Living it Up in Virginia’s Blue Ridge
By Allan Richter
TWENTY YEARS AGO, just a dozen people lived in downtown Roanoke, Virginia, recalls Ian Fortier, executive director of the historic Grandin Theatre and a local historian. With the allure of small town and rural living, combined with relatively short drives to coastal beaches and Washington, DC, that meager population has expanded to 2,400 today, says Fortier. This gives downtown Roanoke what he calls a “cool factor,” a growth-fueled boom in charming independent shops, urban-style restaurants with creative menus and small breweries turning out craft beer.
At the same time, growth is helping fill seats at cultural centers such as Fortier’s 85-year-old theater—with red brick walls and gargoyles overhead—which once hosted musicians like Ray Charles and B.B. King and now shows first-run and classic films, and offers free midnight shows.
For all the growth and activity, much about Southwest Virginia remains, thankfully, unchanged. It is as if the region is stuck in a time warp, but in ways that keep the area grounded in its roots and that benefit the growing population. Foremost is its unspoiled beauty, evident by the view from any point along the Blue Ridge Highway, among dozens of other spots, and the allure of the outdoors for hikers, kayakers and cyclists.
Independent farmers have been squeezed out of business by large factory farms in much of the country, but Southwest Virginia’s mountainous terrain is uninviting for such large entities. That has helped the region maintain its tradition of small family farms—and there are scores of them from which local restaurants source many of their ingredients.
As you dine, if you happen to hear the strains of banjo or folk guitar wa¬fting over the mountains, you’re hearing traditional folk and roots music whose notes were first plucked and picked long before musical instruments and electricity met. Many area venues continue to showcase this music and pay homage to the artists who created it.
Finally, area distillers are once again making moonshine—though legally this time—with nods to the way it was made in the early 1900s, when Virginia’s Franklin County was known as “the Moonshine Capital of the World.” Moviegoers saw the 2012 film “Lawless” take its script, about three bootlegging brothers and their run-ins with the law, from this storied history.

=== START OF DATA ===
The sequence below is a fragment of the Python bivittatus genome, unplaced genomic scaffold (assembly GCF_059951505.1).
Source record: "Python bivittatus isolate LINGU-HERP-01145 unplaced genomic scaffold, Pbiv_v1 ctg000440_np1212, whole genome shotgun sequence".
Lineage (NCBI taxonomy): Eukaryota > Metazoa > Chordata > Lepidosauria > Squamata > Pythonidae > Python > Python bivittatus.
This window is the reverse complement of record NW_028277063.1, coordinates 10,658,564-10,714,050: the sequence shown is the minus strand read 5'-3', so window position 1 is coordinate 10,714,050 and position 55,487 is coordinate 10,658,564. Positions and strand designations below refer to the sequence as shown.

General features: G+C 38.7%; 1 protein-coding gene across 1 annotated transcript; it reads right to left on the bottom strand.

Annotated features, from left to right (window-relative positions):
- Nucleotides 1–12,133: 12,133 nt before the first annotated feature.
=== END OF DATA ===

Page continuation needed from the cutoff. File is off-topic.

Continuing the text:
Recognizing the growing demand to reach the area, Amtrak late last year launched daily passenger service between the Northeast and downtown Roanoke. As my train pulled into the Roanoke station, I knew I had arrived as the 2,000 feet of neon tubing that make up the iconic, nearly 90-foot-tall Roanoke Star came into view atop Mill Mountain. Here are a few ways to enjoy the area.
Where to Eat
A number of restaurants take advantage of the area’s agrarian history and family farms. Among the dining venues that bene t from Southwest Virginia’s lush farmlands, and that change their menus to reflect what’s freshest, is Local Roots (localrootsrestaurant.com). The restaurant counts more than two dozen local farmers and purveyors as suppliers. As Local Roots owners say so poetically,
these suppliers “help us keep time with the rhythms of the seasons.”
On Local Roots’ Sunday brunch menu, you’ll find Appalachian cheese on its burgers and Virginia asparagus with its fresh sandwich. The restaurant also makes last-minute menu changes to accommodate fresh food that becomes available. The philosophy the restaurant calls S.O.L.E.—Sustainable, Organic, Local, Ethical—also informs its beverage program, as Local Roots works with small wineries that use sustainable practices.
In Roanoke, our home base for our visit to Virginia’s Blue Ridge, restaurants featuring farm-to-table goods are more than local eateries. They reflect the area’s surging growth and other high-end comfort food as well as a lively urban vibe that attracts a sizable millennial crowd. One such venue, Lucky (eatatlucky.com), features dim amber lighting, under which diners savor fresh Rappahannock Oyster
Co. oysters, marrow bone appetizers, fine wine, craft beer and creative hand-cra¬fted cocktails like the Pear Skin Rug, a blend of Evan Williams 1783 bourbon, pieces of pear, byrrh (a wine-based aperitif), star anise, cinnamon, clove and sugar, served in an applewood-smoked glass with a pinch
of Appalachian salt.
Scratch Biscuit Company (scratchbiscuit.com) takes a page from the authentic culinary South with its—what else? —homemade biscuits. The balls of carbs form the basis of every menu item, making a visit to Scratch Biscuit an indulgent outing. Yet you can keep it simple with a bowl of eggs and cheese (no biscuit), a plain biscuit with a homemade topping like blueberry jam, or a Sling Blade (mustard on a biscuit)—or you can go all out with e Cowboy Crippler (brisket, country fried sausage, pulled pork, potato cake and cheese).
Scratch Biscuit leaves nothing to waste. It turns its excess into dog biscuits, blending apples, sweet potato, carrots, ginger, rolled oats and coconut oil—and they’re gluten-free, dairy-free and vegan. “I never thought I’d be saying those words about dog food,” says kitchen manager Sheila Armstrong.
Where to Stay